Growth, Volatility & Political Instability: Non Linear Time Series Evidence for Argentina 1896-2000
AbstractWhat is the relationship between economic growth and its volatility? Does political instability affect growth directly or indirectly, through volatility? This paper tries to answer such questions using a power-ARCH framework with annual time series data for Argentina from 1896 to 2000. We show that while assassinations and strikes (what we call “informal” political instability) have a direct negative effect on economic growth, “formal” political instability (constitutional and legislative changes) has an indirect (through volatility) negative impact. We also find preliminary support for the idea that while the effects of “formal” instability are stronger in the long-run, those of “informal” instability are stronger in the short-run.
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Bibliographic InfoPaper provided by William Davidson Institute at the University of Michigan in its series William Davidson Institute Working Papers Series with number wp891.
Date of creation: 01 Sep 2007
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economic growth; volatility; political instability; power-ARCH;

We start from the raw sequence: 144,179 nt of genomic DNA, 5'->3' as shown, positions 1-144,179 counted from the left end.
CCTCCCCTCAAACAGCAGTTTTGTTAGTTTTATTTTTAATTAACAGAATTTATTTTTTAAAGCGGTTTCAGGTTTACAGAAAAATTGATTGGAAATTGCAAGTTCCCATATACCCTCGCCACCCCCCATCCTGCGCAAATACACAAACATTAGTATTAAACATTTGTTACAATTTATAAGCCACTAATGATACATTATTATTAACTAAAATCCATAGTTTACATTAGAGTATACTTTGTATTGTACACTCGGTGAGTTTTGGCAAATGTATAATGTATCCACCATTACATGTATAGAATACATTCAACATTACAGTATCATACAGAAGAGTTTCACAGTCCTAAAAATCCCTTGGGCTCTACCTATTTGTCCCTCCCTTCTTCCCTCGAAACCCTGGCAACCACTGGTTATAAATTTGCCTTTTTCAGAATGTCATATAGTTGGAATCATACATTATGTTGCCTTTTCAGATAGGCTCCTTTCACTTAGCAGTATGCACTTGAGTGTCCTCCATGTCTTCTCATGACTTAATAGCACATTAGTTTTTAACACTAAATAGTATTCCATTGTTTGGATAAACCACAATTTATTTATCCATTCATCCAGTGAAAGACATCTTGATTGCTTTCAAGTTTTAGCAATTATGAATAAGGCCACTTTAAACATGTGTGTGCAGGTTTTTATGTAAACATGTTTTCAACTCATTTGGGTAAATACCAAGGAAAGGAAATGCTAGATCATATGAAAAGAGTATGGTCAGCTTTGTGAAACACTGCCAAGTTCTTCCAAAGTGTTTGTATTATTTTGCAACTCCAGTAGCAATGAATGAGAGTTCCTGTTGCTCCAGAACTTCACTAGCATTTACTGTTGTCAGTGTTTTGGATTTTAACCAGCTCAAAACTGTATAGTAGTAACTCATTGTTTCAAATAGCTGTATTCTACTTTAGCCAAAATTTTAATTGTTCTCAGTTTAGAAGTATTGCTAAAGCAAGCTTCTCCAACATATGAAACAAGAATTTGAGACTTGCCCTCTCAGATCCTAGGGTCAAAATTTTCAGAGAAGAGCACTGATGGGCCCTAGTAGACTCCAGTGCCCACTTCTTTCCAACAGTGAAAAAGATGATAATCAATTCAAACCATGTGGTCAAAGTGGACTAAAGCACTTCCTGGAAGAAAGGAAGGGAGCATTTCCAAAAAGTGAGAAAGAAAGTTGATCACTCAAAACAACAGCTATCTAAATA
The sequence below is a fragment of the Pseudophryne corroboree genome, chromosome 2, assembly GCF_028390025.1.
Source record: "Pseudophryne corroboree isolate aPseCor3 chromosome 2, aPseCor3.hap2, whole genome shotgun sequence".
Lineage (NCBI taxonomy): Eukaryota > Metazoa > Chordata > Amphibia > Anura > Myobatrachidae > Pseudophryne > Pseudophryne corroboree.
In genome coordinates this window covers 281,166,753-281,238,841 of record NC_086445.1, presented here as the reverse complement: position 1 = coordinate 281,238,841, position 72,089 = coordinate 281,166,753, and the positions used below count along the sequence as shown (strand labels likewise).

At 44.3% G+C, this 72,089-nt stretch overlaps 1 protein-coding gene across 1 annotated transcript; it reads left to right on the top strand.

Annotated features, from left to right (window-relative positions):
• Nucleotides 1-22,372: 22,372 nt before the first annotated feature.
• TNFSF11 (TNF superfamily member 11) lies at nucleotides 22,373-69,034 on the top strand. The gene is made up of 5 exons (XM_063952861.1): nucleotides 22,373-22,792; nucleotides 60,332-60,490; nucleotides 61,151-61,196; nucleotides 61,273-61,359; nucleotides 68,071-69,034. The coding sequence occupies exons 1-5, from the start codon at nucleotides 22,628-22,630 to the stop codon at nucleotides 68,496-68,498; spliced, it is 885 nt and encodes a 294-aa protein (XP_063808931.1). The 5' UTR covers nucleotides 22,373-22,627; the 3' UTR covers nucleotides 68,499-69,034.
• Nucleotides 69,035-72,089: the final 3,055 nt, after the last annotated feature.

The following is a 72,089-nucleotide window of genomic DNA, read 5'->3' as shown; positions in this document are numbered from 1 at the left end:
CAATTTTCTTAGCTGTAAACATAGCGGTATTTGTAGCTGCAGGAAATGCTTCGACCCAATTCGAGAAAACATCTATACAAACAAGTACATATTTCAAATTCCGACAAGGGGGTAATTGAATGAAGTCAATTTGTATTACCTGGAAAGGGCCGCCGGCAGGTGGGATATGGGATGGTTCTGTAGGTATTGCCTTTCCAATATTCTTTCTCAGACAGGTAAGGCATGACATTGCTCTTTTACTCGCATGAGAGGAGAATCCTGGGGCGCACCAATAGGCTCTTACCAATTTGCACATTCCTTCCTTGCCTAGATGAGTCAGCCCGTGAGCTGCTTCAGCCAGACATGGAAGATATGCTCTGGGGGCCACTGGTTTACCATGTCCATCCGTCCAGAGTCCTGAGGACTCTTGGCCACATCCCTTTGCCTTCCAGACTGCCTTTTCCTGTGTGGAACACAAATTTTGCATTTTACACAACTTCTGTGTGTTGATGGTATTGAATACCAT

Find related papers by JEL classification:
- C14 - Mathematical and Quantitative Methods - - Econometric and Statistical Methods and Methodology: General - - - Semiparametric and Nonparametric Methods: General
- D72 - Microeconomics - - Analysis of Collective Decision-Making - - - Political Processes: Rent-seeking, Lobbying, Elections, Legislatures, and Voting Behavior
- E23 - Macroeconomics and Monetary Economics - - Consumption, Saving, Production, Employment, and Investment - - - Production
- O40 - Economic Development, Technological Change, and Growth - - Economic Growth and Aggregate Productivity - - - General
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